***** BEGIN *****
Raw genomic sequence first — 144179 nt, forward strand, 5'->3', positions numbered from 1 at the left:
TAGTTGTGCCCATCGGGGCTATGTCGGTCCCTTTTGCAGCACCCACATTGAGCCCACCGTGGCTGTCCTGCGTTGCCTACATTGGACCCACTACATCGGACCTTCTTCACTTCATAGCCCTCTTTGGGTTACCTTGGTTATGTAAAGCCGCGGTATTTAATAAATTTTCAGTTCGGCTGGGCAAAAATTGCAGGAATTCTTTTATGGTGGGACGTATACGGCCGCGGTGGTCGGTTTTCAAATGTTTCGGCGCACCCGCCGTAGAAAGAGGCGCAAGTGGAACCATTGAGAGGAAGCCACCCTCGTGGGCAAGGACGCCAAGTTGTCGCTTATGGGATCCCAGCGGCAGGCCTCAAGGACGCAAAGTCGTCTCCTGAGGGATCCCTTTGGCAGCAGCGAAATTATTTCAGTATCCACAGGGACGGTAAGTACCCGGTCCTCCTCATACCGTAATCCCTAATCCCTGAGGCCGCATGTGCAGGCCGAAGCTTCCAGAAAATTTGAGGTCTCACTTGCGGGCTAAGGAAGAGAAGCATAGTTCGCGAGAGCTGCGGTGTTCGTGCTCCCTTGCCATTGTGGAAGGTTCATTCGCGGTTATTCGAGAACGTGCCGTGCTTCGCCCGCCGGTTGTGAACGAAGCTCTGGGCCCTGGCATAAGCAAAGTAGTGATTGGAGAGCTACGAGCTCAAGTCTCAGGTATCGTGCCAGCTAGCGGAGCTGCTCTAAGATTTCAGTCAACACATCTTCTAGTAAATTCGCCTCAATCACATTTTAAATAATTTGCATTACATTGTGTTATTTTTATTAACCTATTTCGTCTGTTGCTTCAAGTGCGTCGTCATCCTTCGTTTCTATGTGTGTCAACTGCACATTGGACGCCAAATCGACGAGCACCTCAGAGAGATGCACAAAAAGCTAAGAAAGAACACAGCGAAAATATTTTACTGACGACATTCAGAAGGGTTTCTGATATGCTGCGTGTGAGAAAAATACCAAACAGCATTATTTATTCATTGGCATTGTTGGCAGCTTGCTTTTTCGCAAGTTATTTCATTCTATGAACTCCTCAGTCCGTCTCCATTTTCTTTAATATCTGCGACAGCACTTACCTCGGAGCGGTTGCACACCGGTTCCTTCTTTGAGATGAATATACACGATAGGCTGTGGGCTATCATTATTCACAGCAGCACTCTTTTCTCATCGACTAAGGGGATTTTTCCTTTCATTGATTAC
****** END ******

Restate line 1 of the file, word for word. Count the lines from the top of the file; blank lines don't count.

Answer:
Raw genomic sequence first — 144179 nt, forward strand, 5'->3', positions numbered from 1 at the left: